Data.gov (United States)

    National Park Service, Department of the Interior — This point file contains 282 point locations of field plot and observation data used by, and collected for, the vegetation mapping project for Cedar Breaks National...

  1. Fishing Plan : Ottawa National Wildlife Refuge : Cedar Point National Wildlife Refuge

    Data.gov (United States)

    US Fish and Wildlife Service, Department of the Interior — This is the Fishing Plan for Ottawa and Cedar Point NWRs. The Plan provides an introduction and history of the refuges, information about program relation to refuge...

  2. Atlantic White Cedar Swamp Restoration : Monitoring Ecosystem Services and Self-Maintenance

    Data.gov (United States)

    US Fish and Wildlife Service, Department of the Interior — This report describes an Atlantic white cedar swamp restoration project. This project will study the restoration of the once prevalent ecosystem. Three ecosystem...

  3. Cedar Studio: an IDE supporting adaptive model-driven user interfaces for enterprise applications

    OpenAIRE

    Akiki, Pierre; Bandara, Arosha; Yu, Yijun

    2013-01-01

    Support tools are necessary for the adoption of model-driven engineering of adaptive user interfaces (UI). Enterprise applications in particular, require a tool that could be used by developers as well as I.T. personnel during all the development and post-development phases. An IDE that supports adaptive model-driven enterprise UIs could further promote the adoption of this approach. This paper describes Cedar Studio, our IDE for building adaptive model-driven UIs based on the CEDAR reference...

  4. Immunosuppressive activities of fucoidan from Laminaria japonica

    Science.gov (United States)

    Zhang, Quanbin; Li, Zhien; Zhou, Gefei; Niu, Xizhen; Zhang, Hong

    2003-12-01

    Effects of fucoidan from Laminaria japonica on 2,4-dinitrochlorobenzene induced delayed-type hypersensitivity (DTH) reaction and the serum levels of IgG, IgM, complement C3 and C4 were investigated in the present study. Results showed that oral administration of fucoidan at dose of 150 and 300 mg/(kg· d) for 9 days before the hapten challenge significantly inhibited 2,4-dinitrochlorobenzene induced delayed-type hypersensitivity reaction; and also inhibited the humoral immunity. Serum C3 and C4 levels were markedly reduced by fucoidan at dose of 150 and 300 mg/kg; and serum IgG and IgM levels were reduced by fucoidan at dose of 300mg/kg. The inhibitory effects of fucoidan on delayed-type hypersensitivity suggested that it may be potential medication for chronic inflammatory diseases in the future.

  5. A transformation model for Laminaria Japonica (Phaeophyta, Laminariales)

    Science.gov (United States)

    Qin, Song; Jiang, Peng; Li, Xin-Ping; Wang, Xi-Hua; Zeng, Cheng-Kui

    1998-03-01

    A genetic transformation model for the seaweed Laminaria japonica mainly includes the following aspects: 1. The method to introduce foreign genes into the kelp, L. japonica Biolistic bombardment has been proved to be an effective method to bombard foreign DNA through cell walls into intact cells of both sporophytes and gametophytes. The expression of cat and lacZ was detected in regenerated sporophytes, which suggests that this method could induce random integration of foreign genes. Promoters to drive gene expression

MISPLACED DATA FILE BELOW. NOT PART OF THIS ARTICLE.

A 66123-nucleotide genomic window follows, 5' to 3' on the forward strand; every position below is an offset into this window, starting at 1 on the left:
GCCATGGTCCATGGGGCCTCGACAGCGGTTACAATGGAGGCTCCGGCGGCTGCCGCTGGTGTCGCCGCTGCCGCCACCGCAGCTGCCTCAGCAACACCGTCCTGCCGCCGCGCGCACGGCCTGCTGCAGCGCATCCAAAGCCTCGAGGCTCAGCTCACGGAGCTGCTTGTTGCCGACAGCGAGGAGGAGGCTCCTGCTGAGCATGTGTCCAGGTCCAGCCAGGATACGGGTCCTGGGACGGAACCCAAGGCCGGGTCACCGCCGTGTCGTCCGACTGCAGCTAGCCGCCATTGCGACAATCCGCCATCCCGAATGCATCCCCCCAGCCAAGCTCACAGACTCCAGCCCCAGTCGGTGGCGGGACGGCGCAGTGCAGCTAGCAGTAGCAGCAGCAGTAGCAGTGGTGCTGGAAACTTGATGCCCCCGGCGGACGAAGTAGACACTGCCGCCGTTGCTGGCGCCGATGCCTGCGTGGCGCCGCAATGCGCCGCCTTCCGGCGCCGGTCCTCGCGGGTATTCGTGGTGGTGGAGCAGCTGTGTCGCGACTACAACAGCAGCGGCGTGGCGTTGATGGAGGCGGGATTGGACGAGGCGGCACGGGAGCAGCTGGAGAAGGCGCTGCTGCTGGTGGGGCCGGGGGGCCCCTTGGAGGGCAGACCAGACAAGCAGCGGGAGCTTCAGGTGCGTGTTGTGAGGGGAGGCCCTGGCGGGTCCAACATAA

6. Herpetofauna of the cedar glades and associated habitats of the Inner Central Basin of middle Tennessee

    Science.gov (United States)

    Niemiller, M.L.; Graham, Reynolds R.; Glorioso, B.M.; Spiess, J.; Miller, B.T.

    2011-01-01

    The cedar glades and barrens of the Inner Central Basin (ICB) of middle Tennessee support a unique and diverse flora and fauna and represent some of the state's most valued natural areas. We conducted herpetofaunal inventories of the cedar glades, associated barrens, cedar-hardwood forest, and adjacent aquatic habitats of the Stones River drainage of Middle Tennessee, focusing our sampling effort primarily at seven state- or federally owned properties in Rutherford and Wilson counties. These properties included Stones River National Battlefield (SRNB), Flat Rock State Natural Area (FRSNA), Vesta Cedar Glade State Natural Area (VSNA), Fall Creek Recreation Area (FCRA) on J. Percy Priest Wildlife Management Area, Cedars of Lebanon State Forest (CLSF), Cedars of Lebanon State Forest Natural Area (CLSNA), and Cedars of Lebanon State Park (CLSP). We used a variety of inventory techniques in terrestrial, aquatic, and subterranean habitats to survey these properties periodically from 1989 to 2010. We documented 49 species (22 amphibian and 27 reptile) accounting for 75.4% of the 65 herpetofaunal species thought to occur in the ICB, including records for Cemophora coccinea, Aneides aeneus, Gyrinophilus palleucus, Ambystoma barbouri, and Pseudotriton montanus. We found differences in alpha and beta diversity between sites, with the CLSF complex containing a high of 41 herpetofaunal species and FRSNA containing a low of 23 species. Beta diversity comparisons indicated similarity in amphibian species composition between FRSNA and CLSF and between SRNB and CLSF (9 shared species), and in reptile species composition between VSNA and the CLSF complex (16 shared species). We compare the results of our inventory with two previous studies conducted in the area and discuss the relative abundance, conservation, and threats to the herpetofaunal community of these habitats.

  7. Review and Prospect on Japonica Hybrid Rice Research in Anhui Province, China

    Institute of Scientific and Technical Information of China (English)

    LI Cheng-quan; WANG Shou-hai; WANG De-zheng; LUO Yan-chang; ZHANG Pei-jiang; WU Shuang; DU Shi-yun; XU Chuan-wan

    2005-01-01